LONDON (Reuters) - Prime Minister Theresa May on Friday hailed the return of Britain’s classic blue passport as a benefit of leaving the EU, pleasing Brexit campaigners for whom it is a symbol of national sovereignty but attracting derision from many remainers.
The government said a version of the old passport, issued to Britons from 1920 to 1988, when it was replaced by the burgundy jacket of the European Union, will be reintroduced after the country leaves the bloc in March 2019.
“The UK passport is an expression of our independence and sovereignty - symbolising our citizenship of a proud, great nation,” May said on Twitter.
“That’s why we have announced that the iconic blue passport will return after we leave the European Union in 2019.”
During often bitter campaigning for the June 2016 referendum on whether to leave the EU, which Britain joined in 1973, some Brexit supporters seized on the colour of the passport as a symbol of the country’s lost independence.
Opponents meanwhile mocked their attachment to something superficial while arguing that Brexit would diminish Britain’s real standing in the world.
Former United Kingdom Independence Party leader Nigel Farage, a leading supporter of Brexit, responded to Friday’s news by tweeting: “Happy Brexmas!”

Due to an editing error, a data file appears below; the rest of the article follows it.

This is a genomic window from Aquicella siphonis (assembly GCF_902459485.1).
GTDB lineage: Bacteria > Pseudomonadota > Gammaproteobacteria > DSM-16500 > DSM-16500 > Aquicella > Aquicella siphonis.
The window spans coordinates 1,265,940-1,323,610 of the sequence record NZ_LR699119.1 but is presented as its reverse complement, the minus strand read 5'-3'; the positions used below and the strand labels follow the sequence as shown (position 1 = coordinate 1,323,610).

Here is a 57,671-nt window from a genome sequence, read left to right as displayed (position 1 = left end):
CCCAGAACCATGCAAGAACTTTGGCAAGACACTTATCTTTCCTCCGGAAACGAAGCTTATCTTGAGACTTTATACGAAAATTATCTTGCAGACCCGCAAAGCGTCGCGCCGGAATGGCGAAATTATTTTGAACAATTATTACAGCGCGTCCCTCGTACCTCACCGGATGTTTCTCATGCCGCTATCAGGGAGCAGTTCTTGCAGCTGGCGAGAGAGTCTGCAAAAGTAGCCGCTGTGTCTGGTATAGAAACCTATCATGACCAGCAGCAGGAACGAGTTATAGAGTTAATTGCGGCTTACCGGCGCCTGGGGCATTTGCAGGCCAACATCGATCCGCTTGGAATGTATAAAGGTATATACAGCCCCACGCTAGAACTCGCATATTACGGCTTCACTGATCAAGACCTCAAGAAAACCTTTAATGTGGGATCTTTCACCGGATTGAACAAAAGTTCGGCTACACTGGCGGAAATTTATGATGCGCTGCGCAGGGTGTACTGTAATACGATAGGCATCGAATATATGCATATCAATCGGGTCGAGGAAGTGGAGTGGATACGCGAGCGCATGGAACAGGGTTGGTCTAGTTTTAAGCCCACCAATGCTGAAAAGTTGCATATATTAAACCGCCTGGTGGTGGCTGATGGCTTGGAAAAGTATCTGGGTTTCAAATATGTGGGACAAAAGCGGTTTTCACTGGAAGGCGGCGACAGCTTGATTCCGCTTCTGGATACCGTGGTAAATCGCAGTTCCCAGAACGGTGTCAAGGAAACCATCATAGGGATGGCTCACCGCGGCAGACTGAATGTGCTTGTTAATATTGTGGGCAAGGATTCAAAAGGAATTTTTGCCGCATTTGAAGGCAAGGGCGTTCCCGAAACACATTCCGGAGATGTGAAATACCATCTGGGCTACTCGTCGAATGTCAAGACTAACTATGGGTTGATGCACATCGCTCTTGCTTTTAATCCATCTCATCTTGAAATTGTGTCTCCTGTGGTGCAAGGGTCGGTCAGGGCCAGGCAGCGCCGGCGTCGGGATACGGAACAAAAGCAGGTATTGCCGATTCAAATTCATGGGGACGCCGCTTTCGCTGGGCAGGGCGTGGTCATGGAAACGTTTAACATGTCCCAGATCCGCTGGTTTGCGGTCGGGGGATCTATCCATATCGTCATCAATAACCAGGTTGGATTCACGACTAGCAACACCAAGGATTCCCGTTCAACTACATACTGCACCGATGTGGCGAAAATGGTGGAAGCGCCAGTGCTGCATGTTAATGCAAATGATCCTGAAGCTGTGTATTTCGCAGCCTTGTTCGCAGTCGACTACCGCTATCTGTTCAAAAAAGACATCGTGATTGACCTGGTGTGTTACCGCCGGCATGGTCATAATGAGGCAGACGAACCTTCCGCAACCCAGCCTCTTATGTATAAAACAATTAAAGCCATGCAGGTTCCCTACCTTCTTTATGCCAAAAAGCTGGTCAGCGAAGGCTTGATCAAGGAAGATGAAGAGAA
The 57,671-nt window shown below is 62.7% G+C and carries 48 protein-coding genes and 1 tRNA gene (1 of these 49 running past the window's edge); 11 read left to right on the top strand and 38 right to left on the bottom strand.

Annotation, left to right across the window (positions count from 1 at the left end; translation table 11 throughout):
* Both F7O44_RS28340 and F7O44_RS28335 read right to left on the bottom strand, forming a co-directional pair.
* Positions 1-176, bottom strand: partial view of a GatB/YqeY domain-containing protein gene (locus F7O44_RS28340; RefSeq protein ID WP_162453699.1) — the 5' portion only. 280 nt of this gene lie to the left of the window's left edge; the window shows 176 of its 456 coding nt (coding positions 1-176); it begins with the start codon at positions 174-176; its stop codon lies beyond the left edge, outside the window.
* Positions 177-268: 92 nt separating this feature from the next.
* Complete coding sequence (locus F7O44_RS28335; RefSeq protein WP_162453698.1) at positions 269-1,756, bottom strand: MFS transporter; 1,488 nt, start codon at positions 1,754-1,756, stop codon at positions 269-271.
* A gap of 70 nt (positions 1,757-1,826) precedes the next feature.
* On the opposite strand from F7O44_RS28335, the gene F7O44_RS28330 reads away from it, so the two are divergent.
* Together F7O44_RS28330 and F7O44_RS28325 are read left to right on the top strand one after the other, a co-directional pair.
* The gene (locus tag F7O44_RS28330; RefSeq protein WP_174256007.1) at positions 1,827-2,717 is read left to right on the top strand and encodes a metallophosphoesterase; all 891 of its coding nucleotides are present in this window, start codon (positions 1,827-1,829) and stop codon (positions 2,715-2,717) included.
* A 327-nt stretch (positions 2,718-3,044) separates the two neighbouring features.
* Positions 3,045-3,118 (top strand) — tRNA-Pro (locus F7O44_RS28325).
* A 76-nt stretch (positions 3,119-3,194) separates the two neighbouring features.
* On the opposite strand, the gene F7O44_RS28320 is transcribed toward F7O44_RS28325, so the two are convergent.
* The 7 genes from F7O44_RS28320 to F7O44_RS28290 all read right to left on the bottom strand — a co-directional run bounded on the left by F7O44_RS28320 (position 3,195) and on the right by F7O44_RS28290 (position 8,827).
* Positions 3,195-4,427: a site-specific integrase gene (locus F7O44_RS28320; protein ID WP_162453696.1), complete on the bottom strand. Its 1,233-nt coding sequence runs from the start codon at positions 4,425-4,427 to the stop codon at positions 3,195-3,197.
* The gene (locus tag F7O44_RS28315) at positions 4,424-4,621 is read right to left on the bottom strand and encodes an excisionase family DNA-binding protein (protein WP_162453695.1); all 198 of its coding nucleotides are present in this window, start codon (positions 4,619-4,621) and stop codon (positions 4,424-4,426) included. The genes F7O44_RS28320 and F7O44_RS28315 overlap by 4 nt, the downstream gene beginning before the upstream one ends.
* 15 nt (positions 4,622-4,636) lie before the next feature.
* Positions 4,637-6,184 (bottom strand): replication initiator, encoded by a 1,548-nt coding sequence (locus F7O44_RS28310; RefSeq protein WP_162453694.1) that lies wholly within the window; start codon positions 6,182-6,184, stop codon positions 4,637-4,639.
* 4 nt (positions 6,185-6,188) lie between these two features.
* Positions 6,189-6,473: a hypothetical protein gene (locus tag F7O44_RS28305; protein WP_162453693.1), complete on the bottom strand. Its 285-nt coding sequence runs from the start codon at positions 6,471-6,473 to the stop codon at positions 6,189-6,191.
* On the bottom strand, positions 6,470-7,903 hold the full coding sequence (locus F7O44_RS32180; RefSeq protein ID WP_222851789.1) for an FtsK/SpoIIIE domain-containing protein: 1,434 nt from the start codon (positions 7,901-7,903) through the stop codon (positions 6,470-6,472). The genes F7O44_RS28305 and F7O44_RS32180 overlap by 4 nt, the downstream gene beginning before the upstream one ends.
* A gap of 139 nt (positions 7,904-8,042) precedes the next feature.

“A return to British passports means we are becoming a proper country again,” he wrote. “We are getting our individuality and national identity back.”
But Anna Soubry, a lawmaker from May’s Conservative party who opposes Brexit, tweeted: “Stand by for street parties as blue passports return. Not sure they’ll make up for broken #Leave promise of extra £350m a week for (British public health service) NHS.”
A Brexit campaign slogan suggesting that Britain’s financial contributions to the EU could be diverted to the National Health Service has been credited with swinging voters towards “Leave”.
The new document, which will be issued from October 2019, will come with enhanced security features, immigration minister Brandon Lewis said, and will be introduced as old passports expire and at no extra cost to the taxpayer.
Speaking to the BBC, Lewis said even people who voted remain still had an attachment to the dark blue passport.
Responses to May’s tweet were overwhelmingly negative, however, with many Twitter issuers pointing out that Britain could have kept the old colour under EU rules.
Others bemoaned the fact that Britons would lose the right to live and work in 27 other EU countries as a result of Brexit.
“Wow this passport’s fancy. Must have some kickass features,” read one tweet accompanied by a picture of a smiling family collecting their new passports.
“How many countries do you have the right to work in on this bad boy?”
“Huh. Still, blue though...”
Reporting by Elisabeth O'Leary in Edinburgh; Additional reporting by Paul Sandle; Editing by Catherine Evans